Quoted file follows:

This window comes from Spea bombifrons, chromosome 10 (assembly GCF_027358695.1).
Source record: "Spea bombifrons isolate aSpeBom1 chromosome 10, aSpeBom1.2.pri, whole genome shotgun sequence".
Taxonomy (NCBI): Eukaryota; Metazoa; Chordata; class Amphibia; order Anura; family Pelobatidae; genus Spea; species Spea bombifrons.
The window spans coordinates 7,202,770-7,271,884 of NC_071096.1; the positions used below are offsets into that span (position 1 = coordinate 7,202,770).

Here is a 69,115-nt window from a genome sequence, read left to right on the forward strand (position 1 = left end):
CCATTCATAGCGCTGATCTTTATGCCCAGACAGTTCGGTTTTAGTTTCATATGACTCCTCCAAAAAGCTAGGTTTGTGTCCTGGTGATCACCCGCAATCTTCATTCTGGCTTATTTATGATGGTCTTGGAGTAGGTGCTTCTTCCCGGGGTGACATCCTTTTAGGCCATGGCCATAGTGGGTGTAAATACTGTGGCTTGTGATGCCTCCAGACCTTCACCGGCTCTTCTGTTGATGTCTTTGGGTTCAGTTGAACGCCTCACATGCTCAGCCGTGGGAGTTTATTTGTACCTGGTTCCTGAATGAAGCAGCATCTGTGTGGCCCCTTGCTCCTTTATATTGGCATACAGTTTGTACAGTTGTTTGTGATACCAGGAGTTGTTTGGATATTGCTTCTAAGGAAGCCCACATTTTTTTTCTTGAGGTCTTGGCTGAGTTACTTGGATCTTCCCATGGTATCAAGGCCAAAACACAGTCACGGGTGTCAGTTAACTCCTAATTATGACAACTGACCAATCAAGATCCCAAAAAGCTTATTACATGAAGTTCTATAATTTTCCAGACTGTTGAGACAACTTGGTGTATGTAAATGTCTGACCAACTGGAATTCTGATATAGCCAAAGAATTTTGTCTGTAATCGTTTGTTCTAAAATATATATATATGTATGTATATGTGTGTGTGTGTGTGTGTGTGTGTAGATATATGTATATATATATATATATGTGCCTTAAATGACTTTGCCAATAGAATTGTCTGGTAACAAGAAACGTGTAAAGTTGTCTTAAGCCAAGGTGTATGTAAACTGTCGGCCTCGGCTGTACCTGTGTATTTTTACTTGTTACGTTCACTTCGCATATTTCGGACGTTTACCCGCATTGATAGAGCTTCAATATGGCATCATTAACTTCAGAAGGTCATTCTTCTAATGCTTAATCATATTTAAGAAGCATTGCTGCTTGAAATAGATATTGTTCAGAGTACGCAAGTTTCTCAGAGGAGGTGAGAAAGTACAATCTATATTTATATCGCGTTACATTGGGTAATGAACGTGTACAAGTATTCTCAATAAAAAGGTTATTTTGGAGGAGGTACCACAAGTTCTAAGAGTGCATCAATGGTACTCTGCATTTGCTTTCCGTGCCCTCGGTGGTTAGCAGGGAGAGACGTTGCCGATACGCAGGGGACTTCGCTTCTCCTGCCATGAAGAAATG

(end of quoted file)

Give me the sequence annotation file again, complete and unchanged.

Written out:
This window comes from Spea bombifrons, chromosome 10 (assembly GCF_027358695.1).
Source record: "Spea bombifrons isolate aSpeBom1 chromosome 10, aSpeBom1.2.pri, whole genome shotgun sequence".
Taxonomy (NCBI): Eukaryota; Metazoa; Chordata; class Amphibia; order Anura; family Pelobatidae; genus Spea; species Spea bombifrons.
The window spans coordinates 7,202,770-7,271,884 of NC_071096.1; the positions used below are offsets into that span (position 1 = coordinate 7,202,770).

Here is a 69,115-nt window from a genome sequence, read left to right on the forward strand (position 1 = left end):
CCATTCATAGCGCTGATCTTTATGCCCAGACAGTTCGGTTTTAGTTTCATATGACTCCTCCAAAAAGCTAGGTTTGTGTCCTGGTGATCACCCGCAATCTTCATTCTGGCTTATTTATGATGGTCTTGGAGTAGGTGCTTCTTCCCGGGGTGACATCCTTTTAGGCCATGGCCATAGTGGGTGTAAATACTGTGGCTTGTGATGCCTCCAGACCTTCACCGGCTCTTCTGTTGATGTCTTTGGGTTCAGTTGAACGCCTCACATGCTCAGCCGTGGGAGTTTATTTGTACCTGGTTCCTGAATGAAGCAGCATCTGTGTGGCCCCTTGCTCCTTTATATTGGCATACAGTTTGTACAGTTGTTTGTGATACCAGGAGTTGTTTGGATATTGCTTCTAAGGAAGCCCACATTTTTTTTCTTGAGGTCTTGGCTGAGTTACTTGGATCTTCCCATGGTATCAAGGCCAAAACACAGTCACGGGTGTCAGTTAACTCCTAATTATGACAACTGACCAATCAAGATCCCAAAAAGCTTATTACATGAAGTTCTATAATTTTCCAGACTGTTGAGACAACTTGGTGTATGTAAATGTCTGACCAACTGGAATTCTGATATAGCCAAAGAATTTTGTCTGTAATCGTTTGTTCTAAAATATATATATATGTATGTATATGTGTGTGTGTGTGTGTGTGTGTGTAGATATATGTATATATATATATATATGTGCCTTAAATGACTTTGCCAATAGAATTGTCTGGTAACAAGAAACGTGTAAAGTTGTCTTAAGCCAAGGTGTATGTAAACTGTCGGCCTCGGCTGTACCTGTGTATTTTTACTTGTTACGTTCACTTCGCATATTTCGGACGTTTACCCGCATTGATAGAGCTTCAATATGGCATCATTAACTTCAGAAGGTCATTCTTCTAATGCTTAATCATATTTAAGAAGCATTGCTGCTTGAAATAGATATTGTTCAGAGTACGCAAGTTTCTCAGAGGAGGTGAGAAAGTACAATCTATATTTATATCGCGTTACATTGGGTAATGAACGTGTACAAGTATTCTCAATAAAAAGGTTATTTTGGAGGAGGTACCACAAGTTCTAAGAGTGCATCAATGGTACTCTGCATTTGCTTTCCGTGCCCTCGGTGGTTAGCAGGGAGAGACGTTGCCGATACGCAGGGGACTTCGCTTCTCCTGCCATGAAGAAATG